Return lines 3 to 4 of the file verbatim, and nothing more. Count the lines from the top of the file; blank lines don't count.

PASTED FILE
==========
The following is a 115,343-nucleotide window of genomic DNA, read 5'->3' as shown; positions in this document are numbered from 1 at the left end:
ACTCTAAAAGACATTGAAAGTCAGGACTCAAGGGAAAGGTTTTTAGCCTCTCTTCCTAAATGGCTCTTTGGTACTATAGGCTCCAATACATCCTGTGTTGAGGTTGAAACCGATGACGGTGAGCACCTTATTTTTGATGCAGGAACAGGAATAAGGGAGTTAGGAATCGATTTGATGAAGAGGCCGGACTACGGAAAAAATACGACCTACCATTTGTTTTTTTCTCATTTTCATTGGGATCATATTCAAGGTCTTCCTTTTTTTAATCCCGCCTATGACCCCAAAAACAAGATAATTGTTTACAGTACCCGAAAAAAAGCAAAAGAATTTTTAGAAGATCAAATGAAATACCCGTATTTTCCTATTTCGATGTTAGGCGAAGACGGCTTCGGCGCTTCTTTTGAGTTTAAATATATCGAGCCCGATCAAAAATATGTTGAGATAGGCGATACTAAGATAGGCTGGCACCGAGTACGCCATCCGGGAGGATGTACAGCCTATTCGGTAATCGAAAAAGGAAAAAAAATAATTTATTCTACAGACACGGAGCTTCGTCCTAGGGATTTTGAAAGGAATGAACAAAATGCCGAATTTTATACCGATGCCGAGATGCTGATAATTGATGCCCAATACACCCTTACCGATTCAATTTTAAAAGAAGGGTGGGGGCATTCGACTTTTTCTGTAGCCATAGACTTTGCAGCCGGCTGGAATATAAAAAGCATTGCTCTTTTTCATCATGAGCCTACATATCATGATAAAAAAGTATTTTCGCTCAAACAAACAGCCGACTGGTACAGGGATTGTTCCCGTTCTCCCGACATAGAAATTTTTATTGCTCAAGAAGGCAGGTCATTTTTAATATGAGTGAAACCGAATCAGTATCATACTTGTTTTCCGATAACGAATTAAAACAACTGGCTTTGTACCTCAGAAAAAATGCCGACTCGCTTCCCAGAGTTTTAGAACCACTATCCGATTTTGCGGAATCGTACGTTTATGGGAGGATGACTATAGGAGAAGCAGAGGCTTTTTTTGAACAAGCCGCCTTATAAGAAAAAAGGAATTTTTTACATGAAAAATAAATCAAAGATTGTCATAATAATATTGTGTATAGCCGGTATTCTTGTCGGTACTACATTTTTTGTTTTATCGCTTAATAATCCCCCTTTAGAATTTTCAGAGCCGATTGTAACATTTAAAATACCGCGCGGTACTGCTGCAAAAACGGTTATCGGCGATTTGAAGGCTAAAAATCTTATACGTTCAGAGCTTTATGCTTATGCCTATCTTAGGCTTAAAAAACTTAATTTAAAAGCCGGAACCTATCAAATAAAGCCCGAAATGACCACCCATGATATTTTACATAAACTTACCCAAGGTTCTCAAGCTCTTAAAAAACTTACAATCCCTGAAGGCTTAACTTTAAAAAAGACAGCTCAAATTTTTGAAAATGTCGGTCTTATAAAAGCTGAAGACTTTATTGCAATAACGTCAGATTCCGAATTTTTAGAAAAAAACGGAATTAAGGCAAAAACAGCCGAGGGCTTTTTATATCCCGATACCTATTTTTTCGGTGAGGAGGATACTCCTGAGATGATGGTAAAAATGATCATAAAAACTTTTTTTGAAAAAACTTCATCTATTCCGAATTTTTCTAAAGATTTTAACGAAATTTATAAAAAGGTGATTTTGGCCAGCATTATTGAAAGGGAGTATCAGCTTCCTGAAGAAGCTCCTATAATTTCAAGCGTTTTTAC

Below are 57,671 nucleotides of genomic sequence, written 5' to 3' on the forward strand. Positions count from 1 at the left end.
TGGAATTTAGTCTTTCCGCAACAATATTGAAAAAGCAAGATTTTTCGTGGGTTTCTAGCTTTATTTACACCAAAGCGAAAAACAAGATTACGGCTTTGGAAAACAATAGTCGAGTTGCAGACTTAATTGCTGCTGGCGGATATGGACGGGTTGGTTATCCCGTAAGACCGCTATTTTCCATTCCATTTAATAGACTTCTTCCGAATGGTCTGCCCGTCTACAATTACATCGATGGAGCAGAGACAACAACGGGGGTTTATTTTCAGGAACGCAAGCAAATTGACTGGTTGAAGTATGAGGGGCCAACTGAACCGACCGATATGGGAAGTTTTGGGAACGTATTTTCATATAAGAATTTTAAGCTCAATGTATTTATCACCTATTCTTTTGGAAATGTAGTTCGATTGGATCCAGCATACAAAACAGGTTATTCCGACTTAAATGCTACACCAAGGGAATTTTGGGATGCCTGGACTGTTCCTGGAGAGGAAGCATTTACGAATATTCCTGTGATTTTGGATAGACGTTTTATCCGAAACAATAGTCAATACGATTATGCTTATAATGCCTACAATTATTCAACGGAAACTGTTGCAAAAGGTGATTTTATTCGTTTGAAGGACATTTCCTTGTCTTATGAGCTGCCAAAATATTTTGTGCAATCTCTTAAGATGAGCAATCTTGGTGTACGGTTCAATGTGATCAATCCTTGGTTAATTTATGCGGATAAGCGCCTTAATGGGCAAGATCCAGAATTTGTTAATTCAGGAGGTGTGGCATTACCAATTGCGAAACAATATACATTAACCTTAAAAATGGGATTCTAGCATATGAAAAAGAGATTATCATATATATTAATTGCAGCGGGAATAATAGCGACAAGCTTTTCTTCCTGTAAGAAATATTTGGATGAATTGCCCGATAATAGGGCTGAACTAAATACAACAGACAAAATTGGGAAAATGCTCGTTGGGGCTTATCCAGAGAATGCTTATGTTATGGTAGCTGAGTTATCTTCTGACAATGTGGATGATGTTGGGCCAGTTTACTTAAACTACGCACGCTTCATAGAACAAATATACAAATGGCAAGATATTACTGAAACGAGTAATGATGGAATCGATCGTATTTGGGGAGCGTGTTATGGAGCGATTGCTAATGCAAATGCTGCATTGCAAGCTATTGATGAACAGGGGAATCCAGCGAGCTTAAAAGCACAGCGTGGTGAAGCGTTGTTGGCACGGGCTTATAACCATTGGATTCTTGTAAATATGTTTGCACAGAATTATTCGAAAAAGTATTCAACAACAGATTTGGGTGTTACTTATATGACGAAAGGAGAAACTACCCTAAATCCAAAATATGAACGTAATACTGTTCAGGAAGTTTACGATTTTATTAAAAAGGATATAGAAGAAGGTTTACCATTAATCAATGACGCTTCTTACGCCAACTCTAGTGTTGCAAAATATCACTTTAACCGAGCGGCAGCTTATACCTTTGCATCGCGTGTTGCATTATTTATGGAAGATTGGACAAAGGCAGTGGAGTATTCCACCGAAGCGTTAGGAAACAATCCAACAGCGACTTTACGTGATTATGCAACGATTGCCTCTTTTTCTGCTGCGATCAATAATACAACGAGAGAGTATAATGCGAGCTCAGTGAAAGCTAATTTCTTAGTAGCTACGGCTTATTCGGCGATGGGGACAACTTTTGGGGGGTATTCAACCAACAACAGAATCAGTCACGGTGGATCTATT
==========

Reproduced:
Below are 57,671 nucleotides of genomic sequence, written 5' to 3' on the forward strand. Positions count from 1 at the left end.
TGGAATTTAGTCTTTCCGCAACAATATTGAAAAAGCAAGATTTTTCGTGGGTTTCTAGCTTTATTTACACCAAAGCGAAAAACAAGATTACGGCTTTGGAAAACAATAGTCGAGTTGCAGACTTAATTGCTGCTGGCGGATATGGACGGGTTGGTTATCCCGTAAGACCGCTATTTTCCATTCCATTTAATAGACTTCTTCCGAATGGTCTGCCCGTCTACAATTACATCGATGGAGCAGAGACAACAACGGGGGTTTATTTTCAGGAACGCAAGCAAATTGACTGGTTGAAGTATGAGGGGCCAACTGAACCGACCGATATGGGAAGTTTTGGGAACGTATTTTCATATAAGAATTTTAAGCTCAATGTATTTATCACCTATTCTTTTGGAAATGTAGTTCGATTGGATCCAGCATACAAAACAGGTTATTCCGACTTAAATGCTACACCAAGGGAATTTTGGGATGCCTGGACTGTTCCTGGAGAGGAAGCATTTACGAATATTCCTGTGATTTTGGATAGACGTTTTATCCGAAACAATAGTCAATACGATTATGCTTATAATGCCTACAATTATTCAACGGAAACTGTTGCAAAAGGTGATTTTATTCGTTTGAAGGACATTTCCTTGTCTTATGAGCTGCCAAAATATTTTGTGCAATCTCTTAAGATGAGCAATCTTGGTGTACGGTTCAATGTGATCAATCCTTGGTTAATTTATGCGGATAAGCGCCTTAATGGGCAAGATCCAGAATTTGTTAATTCAGGAGGTGTGGCATTACCAATTGCGAAACAATATACATTAACCTTAAAAATGGGATTCTAGCATATGAAAAAGAGATTATCATATATATTAATTGCAGCGGGAATAATAGCGACAAGCTTTTCTTCCTGTAAGAAATATTTGGATGAATTGCCCGATAATAGGGCTGAACTAAATACAACAGACAAAATTGGGAAAATGCTCGTTGGGGCTTATCCAGAGAATGCTTATGTTATGGTAGCTGAGTTATCTTCTGACAATGTGGATGATGTTGGGCCAGTTTACTTAAACTACGCACGCTTCATAGAACAAATATACAAATGGCAAGATATTACTGAAACGAGTAATGATGGAATCGATCGTATTTGGGGAGCGTGTTATGGAGCGATTGCTAATGCAAATGCTGCATTGCAAGCTATTGATGAACAGGGGAATCCAGCGAGCTTAAAAGCACAGCGTGGTGAAGCGTTGTTGGCACGGGCTTATAACCATTGGATTCTTGTAAATATGTTTGCACAGAATTATTCGAAAAAGTATTCAACAACAGATTTGGGTGTTACTTATATGACGAAAGGAGAAACTACCCTAAATCCAAAATATGAACGTAATACTGTTCAGGAAGTTTACGATTTTATTAAAAAGGATATAGAAGAAGGTTTACCATTAATCAATGACGCTTCTTACGCCAACTCTAGTGTTGCAAAATATCACTTTAACCGAGCGGCAGCTTATACCTTTGCATCGCGTGTTGCATTATTTATGGAAGATTGGACAAAGGCAGTGGAGTATTCCACCGAAGCGTTAGGAAACAATCCAACAGCGACTTTACGTGATTATGCAACGATTGCCTCTTTTTCTGCTGCGATCAATAATACAACGAGAGAGTATAATGCGAGCTCAGTGAAAGCTAATTTCTTAGTAGCTACGGCTTATTCGGCGATGGGGACAACTTTTGGGGGGTATTCAACCAACAACAGAATCAGTCACGGTGGATCTATT